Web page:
Fisher's exact test or Student’s t-test was performed to compare the characteristics between patients with HCC and healthy controls with PIL. Logistic regression analysis was used to analyze the odds ratio (OR) of PIL in the patients with HCC. All statistical analyses were performed using IBM SPSS (ver. 22.0; IBM Corp, Armonk, NY), and statistical significance was defined as a two-sided P-value of less than 0.05.


Incidence and pathologic findings of PIL

Table 1 presents the demographics of all the patients. During the study period, 17,674 patients with HCC and 2,090 healthy individuals who underwent health checkups were enrolled. Among them, PET/CT scans revealed PIL in 485 (2.7%) patients with HCC (a representative case depicted in Fig. 1) and 23 (1.1%) in the control cohort, and the incidence of PIL was significantly higher in the patients with HCC (p < 0.001). We also performed statistical analysis by matching the two groups, given the differences in the age and sex distributions. The analyses revealed that 6,380 HCC group patients and 1,595 control group patients were matched at a 4:1 ratio. Even after matching, the occurrence of PIL in the HCC group (n = 118, 1.85%) was higher than in the control group (n = 15, 0.94%) (OR = 1.985, 95% CI: 1.157 − 3.406, p = 0.013, Table 1).

Table 1 Characteristics of subjects in each group
Fig. 1
figure 1

A representative patient case. A A representative case with a 50-year-old male undergoing staging workup for HCC having a focal hypermetabolic lesion in the left parotid gland (white arrow) with a maximum standardized uptake value of 5.5 on 18F-fluorodeoxyglucose positron emission tomography/computed tomography. B A core needle biopsy of the left parotid gland confirmed the presence of a Warthin tumor (hematoxylin & eosin stain, original magnification × 100)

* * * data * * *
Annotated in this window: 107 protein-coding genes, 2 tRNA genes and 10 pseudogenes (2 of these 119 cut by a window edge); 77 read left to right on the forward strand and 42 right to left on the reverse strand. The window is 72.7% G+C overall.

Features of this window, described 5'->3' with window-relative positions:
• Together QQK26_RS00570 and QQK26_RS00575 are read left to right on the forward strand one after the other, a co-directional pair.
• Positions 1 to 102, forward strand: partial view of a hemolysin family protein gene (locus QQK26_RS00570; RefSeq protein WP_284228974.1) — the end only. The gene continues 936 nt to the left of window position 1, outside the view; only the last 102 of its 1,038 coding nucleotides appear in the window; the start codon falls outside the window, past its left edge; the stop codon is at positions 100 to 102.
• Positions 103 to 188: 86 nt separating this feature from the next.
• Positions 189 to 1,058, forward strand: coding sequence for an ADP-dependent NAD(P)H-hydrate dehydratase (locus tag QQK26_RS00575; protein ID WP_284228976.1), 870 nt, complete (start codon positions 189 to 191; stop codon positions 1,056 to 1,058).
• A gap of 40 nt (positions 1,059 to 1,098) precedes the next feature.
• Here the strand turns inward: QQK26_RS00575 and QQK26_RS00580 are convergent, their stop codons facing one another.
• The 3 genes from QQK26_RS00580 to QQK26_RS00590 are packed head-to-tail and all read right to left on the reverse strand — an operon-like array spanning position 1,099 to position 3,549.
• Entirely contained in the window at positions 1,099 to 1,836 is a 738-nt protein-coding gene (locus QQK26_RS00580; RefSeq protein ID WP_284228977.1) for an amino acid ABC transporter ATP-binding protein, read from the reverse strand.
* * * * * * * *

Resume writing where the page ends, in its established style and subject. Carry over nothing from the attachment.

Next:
Out of 485 cases of PIL, in instances where the PET/CT interpreting physician recommended further evaluation for differential diagnosis, additional radiographs and tissue examinations were conducted. However, actual histopathological confirmations were performed in only 54 (11.1%) cases.. The most common pathologic finding was Warthin tumor (n = 39, 73.6%), followed by equivocal results (e.g., lymphoid tissue, abscess, necrotic tissue, reactive hyperplasia, or acellular tissue [n = 11, 8.8%]), and pleomorphic adenoma (n = 4, 7.6%); however, no malignant lesions were observed, including EHM of HCC (Fig. 2).

Fig. 2
figure 2

The pathological outcomes of parotid incidental lesions (PIL, n = 54)

Risk factors for PIL in HCC patients

We performed another comparison within patients with HCC to investigate the risk factors associated with the presence of PIL. Risk factors included older age, male sex, and HBsAg and anti-HCV positivity (all p < 0.001). In the logistic regression analysis, age (OR = 1.028, 95% CI: 1.019 − 1.037, p < 0.001), male sex (OR = 3.082, 95% CI: 2.181 − 4.357, p < 0.001), HBsAg positivity (OR = 6.891, 95% CI: 5.447–8.717, p < 0.001), and anti-HCV positivity (OR = 3.776, 95% CI: 2.328 − 6.125, p < 0.001) significantly increased the risk of PILs. However, initial tumor size, AFP level, and SEER stage did not yield any statistically significant association with PIL presence (Table 2).

Table 2 Univariate and logistic regression analyses on parameters affecting the prevalence of parotid incidental lesion


In patients with HCC, tumor stage is used to predict the clinical course and determine the treatment method. EHM of HCC is not uncommon, and the probability of identifying EHM is higher in patients with advanced intrahepatic HCC. The prognosis of these patients is poor, and a systemic agent such as sorafenib is the only therapeutic option [11]. To accurately determine the HCC stage, a test for EHM is required, for which 18F-FDG PET/CT is an established tool [12, 13]. Moreover, upstaging reportedly occurred in 5.9% patients with HCC, among which EHM was identified in 1.4% when PET/CT was performed before the initial treatment, consequently leading to the changed treatment policy in 9.9% of those patients [14, 15]. Therefore, PET/CT should be actively considered in patients with HCC, especially when planning surgical treatment for curative purposes, such as hepatectomy or liver transplantation.